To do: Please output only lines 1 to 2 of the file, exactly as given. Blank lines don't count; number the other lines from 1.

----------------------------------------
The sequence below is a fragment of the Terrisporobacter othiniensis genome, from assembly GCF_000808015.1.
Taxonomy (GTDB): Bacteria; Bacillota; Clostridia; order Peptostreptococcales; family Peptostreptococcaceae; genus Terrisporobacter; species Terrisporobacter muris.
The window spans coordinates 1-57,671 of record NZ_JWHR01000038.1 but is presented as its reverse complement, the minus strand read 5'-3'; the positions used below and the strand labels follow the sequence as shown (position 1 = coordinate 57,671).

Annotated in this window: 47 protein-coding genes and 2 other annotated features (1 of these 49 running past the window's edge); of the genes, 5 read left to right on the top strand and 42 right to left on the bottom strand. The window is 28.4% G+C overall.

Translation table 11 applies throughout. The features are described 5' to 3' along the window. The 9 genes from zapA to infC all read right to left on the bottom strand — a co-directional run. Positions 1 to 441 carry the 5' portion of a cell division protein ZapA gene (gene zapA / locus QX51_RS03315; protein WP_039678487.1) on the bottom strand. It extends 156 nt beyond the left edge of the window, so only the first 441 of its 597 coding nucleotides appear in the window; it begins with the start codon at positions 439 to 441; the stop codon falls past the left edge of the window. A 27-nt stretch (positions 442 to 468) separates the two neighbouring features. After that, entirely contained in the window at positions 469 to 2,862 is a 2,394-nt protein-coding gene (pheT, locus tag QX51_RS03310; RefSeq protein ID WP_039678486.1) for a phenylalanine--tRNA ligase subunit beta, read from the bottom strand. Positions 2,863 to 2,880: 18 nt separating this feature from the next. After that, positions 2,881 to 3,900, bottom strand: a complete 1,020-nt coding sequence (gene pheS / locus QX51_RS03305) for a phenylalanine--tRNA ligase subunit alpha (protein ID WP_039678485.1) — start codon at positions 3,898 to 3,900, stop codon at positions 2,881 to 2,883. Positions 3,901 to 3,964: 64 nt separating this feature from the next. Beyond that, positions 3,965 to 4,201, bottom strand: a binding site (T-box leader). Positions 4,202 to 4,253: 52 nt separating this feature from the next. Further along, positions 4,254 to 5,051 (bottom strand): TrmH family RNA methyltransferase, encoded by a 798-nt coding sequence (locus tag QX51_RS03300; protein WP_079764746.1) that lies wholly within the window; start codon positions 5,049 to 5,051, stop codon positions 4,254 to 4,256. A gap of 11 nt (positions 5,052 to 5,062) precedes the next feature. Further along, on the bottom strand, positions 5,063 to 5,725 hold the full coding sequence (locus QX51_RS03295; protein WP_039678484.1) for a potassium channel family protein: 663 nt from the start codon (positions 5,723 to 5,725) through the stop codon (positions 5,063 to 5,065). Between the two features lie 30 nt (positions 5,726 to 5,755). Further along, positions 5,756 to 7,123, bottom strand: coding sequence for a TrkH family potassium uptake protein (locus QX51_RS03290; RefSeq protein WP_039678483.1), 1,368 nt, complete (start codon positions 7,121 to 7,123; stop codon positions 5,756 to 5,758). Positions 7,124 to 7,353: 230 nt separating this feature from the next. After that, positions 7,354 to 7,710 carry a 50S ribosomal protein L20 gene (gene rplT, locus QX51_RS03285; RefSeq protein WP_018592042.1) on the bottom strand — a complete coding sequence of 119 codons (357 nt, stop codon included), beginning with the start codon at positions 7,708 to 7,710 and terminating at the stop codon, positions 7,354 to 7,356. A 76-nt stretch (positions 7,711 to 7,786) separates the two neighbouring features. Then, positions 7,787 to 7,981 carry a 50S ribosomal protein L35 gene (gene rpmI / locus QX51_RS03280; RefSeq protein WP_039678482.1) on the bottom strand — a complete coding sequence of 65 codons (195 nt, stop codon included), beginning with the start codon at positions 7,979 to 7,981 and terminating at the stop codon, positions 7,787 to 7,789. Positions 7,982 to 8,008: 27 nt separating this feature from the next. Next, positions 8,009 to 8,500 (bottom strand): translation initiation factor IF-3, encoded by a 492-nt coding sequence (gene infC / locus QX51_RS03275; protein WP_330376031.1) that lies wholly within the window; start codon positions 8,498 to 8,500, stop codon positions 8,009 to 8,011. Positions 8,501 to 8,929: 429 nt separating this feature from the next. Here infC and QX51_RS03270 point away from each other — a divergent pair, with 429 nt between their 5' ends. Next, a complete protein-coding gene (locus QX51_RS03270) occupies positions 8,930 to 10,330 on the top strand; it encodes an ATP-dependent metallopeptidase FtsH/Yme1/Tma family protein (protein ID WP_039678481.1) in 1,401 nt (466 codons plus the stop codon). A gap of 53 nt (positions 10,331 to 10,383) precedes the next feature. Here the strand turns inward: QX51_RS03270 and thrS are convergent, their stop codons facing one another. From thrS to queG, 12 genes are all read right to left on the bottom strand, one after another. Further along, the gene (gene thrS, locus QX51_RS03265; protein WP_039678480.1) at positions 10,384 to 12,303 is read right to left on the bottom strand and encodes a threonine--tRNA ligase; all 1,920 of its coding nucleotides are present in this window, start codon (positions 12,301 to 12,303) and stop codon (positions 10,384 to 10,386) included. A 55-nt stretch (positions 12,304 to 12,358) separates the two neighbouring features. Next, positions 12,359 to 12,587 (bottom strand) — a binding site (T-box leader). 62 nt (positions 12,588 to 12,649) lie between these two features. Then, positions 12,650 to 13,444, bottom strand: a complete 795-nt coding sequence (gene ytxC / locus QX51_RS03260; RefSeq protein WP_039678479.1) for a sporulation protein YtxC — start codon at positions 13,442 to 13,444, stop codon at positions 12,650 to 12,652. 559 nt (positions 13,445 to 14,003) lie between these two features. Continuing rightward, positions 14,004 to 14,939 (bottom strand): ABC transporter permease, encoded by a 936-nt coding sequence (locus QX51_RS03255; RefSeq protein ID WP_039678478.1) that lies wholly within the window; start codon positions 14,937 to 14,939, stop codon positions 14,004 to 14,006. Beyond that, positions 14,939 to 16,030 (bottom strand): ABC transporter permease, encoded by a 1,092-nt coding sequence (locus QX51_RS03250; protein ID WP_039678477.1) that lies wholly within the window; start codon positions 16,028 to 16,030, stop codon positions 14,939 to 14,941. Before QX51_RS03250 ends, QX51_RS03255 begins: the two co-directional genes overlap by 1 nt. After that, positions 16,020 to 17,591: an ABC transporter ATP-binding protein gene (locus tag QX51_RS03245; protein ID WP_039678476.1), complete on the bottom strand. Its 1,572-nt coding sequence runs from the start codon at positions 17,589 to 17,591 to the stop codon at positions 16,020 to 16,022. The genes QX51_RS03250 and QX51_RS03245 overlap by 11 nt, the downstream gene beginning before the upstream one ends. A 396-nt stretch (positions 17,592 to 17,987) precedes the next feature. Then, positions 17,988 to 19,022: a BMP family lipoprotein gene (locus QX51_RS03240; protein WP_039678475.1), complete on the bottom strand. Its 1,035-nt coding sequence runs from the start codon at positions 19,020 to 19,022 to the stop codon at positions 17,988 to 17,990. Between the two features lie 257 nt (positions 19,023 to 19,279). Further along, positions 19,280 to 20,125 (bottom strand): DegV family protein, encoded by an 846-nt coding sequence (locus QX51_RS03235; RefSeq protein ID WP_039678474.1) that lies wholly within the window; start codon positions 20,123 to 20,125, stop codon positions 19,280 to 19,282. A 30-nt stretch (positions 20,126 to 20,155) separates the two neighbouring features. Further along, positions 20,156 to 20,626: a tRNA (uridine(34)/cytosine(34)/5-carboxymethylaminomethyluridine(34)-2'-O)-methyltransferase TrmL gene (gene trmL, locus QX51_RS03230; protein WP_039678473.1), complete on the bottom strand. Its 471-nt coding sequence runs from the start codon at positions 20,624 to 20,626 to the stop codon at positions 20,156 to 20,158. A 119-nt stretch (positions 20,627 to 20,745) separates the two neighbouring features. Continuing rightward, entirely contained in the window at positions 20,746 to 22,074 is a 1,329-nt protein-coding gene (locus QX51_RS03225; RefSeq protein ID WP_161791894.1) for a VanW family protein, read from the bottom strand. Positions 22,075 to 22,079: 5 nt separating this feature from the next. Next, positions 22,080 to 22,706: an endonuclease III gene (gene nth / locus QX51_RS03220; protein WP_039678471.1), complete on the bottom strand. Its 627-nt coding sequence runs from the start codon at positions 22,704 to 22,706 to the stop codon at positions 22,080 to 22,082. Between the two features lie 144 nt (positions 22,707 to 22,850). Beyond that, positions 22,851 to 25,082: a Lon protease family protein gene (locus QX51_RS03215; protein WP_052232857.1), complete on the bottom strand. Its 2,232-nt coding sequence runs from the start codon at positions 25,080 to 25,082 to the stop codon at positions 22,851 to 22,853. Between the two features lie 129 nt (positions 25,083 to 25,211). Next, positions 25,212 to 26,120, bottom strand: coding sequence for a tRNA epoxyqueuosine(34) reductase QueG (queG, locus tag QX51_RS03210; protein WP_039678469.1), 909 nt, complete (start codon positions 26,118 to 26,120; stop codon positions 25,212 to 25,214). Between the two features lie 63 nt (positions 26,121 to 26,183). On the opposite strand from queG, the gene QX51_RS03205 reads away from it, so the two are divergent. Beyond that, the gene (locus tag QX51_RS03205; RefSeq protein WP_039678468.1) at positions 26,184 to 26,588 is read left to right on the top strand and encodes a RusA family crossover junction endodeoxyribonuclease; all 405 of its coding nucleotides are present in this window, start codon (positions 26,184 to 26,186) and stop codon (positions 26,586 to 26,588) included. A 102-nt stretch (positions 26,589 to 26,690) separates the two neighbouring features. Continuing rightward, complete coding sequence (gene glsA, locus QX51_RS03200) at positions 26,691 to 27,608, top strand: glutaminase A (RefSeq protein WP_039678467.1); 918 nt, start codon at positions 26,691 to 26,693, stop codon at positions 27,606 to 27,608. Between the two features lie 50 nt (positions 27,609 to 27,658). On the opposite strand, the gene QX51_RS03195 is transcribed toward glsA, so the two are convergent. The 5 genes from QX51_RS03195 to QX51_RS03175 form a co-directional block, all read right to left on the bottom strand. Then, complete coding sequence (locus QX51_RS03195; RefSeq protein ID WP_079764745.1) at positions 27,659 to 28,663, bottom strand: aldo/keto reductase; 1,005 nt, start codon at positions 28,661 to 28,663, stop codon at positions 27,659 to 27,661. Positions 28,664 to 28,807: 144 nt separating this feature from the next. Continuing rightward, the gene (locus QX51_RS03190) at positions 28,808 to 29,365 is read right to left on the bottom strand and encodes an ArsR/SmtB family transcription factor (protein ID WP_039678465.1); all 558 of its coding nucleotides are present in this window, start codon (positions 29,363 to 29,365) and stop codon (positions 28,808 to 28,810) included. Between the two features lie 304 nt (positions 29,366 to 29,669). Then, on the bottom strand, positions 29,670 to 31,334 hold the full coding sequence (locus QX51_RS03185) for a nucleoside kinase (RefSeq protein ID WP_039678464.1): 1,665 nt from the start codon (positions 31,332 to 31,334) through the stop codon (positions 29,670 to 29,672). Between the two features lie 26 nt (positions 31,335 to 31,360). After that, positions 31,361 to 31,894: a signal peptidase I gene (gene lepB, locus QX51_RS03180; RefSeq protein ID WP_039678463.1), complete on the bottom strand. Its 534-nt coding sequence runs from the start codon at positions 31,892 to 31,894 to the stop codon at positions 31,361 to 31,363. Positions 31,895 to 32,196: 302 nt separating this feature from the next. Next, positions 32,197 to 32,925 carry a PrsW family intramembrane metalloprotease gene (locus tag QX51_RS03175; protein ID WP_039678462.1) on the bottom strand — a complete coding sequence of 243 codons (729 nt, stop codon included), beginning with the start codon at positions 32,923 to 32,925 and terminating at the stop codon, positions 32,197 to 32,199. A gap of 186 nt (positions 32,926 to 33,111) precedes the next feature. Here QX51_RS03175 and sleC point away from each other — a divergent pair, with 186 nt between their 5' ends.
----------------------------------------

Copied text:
The sequence below is a fragment of the Terrisporobacter othiniensis genome, from assembly GCF_000808015.1.
Taxonomy (GTDB): Bacteria; Bacillota; Clostridia; order Peptostreptococcales; family Peptostreptococcaceae; genus Terrisporobacter; species Terrisporobacter muris.